Retailers need to come to terms with the fact that not all products in their stores will completely sell. Problems such as theft, fraud, stocktaking errors, inventory mismanagement, and damage may occur making it difficult for the stock to completely sell out. Predictive analytics that rely on machine learning can help reduce these supply chain challenges. This can only happen if the retailers decide to effectively monitor their supply chain operations through the use of data-driven predictive analytics.

Most problems related to supply chain operations occur because retailers constantly order several units of a particular item without carefully tracking their inventory. At times, a small portion of the excess orders may comprise of damaged items resulting in a loss. Thanks to data-driven predictive analytics technology, they can cut these excess orders before they arrive. They can also order for more items if the existing ones don't meet a certain threshold.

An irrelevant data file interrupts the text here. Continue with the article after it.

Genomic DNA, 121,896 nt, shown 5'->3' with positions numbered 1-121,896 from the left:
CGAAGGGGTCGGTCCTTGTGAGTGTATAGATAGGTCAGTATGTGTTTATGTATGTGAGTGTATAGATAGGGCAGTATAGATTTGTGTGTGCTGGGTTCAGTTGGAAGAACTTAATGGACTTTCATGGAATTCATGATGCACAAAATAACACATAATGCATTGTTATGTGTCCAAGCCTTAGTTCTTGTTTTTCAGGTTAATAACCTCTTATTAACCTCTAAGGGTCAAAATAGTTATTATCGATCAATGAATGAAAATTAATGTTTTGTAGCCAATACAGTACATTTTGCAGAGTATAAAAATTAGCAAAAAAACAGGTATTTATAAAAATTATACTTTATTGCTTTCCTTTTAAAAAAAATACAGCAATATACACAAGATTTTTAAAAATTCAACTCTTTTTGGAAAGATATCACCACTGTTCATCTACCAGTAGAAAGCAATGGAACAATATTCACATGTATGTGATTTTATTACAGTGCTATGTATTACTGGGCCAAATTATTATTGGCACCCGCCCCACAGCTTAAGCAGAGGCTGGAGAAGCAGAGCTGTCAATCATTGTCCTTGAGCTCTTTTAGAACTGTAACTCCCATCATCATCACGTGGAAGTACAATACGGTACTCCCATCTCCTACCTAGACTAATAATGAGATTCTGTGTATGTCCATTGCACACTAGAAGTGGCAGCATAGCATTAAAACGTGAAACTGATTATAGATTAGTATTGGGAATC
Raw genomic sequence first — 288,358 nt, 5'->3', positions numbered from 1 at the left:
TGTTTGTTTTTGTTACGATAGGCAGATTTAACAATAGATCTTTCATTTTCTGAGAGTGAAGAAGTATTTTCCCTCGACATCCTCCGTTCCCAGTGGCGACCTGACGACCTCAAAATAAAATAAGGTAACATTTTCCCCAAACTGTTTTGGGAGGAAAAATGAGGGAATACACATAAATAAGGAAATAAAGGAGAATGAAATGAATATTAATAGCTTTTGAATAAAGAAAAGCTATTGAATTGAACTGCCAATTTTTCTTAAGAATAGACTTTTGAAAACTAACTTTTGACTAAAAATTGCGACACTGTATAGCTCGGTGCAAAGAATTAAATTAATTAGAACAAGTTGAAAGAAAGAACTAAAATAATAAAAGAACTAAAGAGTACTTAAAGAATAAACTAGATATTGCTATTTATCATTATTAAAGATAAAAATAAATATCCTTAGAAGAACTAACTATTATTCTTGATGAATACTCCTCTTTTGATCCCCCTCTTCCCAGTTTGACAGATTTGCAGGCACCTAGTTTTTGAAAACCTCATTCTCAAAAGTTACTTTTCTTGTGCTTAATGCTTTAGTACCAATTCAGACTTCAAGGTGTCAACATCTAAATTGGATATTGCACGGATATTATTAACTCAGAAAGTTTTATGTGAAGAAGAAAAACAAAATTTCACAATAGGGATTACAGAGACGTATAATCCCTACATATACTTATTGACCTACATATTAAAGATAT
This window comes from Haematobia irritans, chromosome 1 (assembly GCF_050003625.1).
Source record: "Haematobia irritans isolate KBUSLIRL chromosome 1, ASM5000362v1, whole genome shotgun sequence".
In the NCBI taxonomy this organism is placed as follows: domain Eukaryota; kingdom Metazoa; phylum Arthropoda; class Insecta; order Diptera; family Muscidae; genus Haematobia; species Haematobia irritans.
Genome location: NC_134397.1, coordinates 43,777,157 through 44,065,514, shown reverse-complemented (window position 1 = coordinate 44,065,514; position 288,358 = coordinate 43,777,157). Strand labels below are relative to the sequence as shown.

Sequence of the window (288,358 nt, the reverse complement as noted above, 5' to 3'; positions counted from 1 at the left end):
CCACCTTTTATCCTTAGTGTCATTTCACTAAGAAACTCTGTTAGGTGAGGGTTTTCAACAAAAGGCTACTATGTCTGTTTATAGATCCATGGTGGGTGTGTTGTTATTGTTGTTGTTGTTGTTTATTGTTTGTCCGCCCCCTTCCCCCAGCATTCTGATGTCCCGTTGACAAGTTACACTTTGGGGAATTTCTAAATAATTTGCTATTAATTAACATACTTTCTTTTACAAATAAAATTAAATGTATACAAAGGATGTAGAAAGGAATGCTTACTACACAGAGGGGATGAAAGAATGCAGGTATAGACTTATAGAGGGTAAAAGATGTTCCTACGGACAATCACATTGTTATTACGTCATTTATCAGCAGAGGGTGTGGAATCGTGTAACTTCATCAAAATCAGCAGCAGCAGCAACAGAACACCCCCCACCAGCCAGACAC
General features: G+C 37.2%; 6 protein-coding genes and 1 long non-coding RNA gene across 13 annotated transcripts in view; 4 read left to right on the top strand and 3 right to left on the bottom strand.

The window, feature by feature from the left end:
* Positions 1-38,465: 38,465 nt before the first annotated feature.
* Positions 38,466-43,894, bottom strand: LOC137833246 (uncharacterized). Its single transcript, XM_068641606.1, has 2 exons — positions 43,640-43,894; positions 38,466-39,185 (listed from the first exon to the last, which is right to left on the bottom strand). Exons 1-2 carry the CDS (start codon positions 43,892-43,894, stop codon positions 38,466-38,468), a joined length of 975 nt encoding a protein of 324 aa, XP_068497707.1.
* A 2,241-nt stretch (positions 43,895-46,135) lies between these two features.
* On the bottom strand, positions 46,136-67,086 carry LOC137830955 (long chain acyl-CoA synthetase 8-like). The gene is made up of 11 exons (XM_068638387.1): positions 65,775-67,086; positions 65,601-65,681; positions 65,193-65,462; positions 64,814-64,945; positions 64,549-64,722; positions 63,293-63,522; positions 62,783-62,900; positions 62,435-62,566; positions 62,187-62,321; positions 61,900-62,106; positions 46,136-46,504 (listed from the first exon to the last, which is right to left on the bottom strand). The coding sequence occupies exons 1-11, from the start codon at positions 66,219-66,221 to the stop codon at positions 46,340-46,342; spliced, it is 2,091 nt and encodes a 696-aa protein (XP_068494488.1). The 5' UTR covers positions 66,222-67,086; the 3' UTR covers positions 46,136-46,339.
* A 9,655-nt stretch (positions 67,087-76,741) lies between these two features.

Minimizing Downtime Caused by Breakage and Faulty Products 

It is safe to say that new technologies are making old ones to be less effective in carrying out tasks. Industrial contexts that have heavy and sophisticated machinery for conducting specialized tasks can attest to this fact. Data-driven predictive analytics technology made it possible for us to build machine learning models with the ability to tell us when machinery will fail and how we can maximize on time to replace or repair the failed parts of the machinery.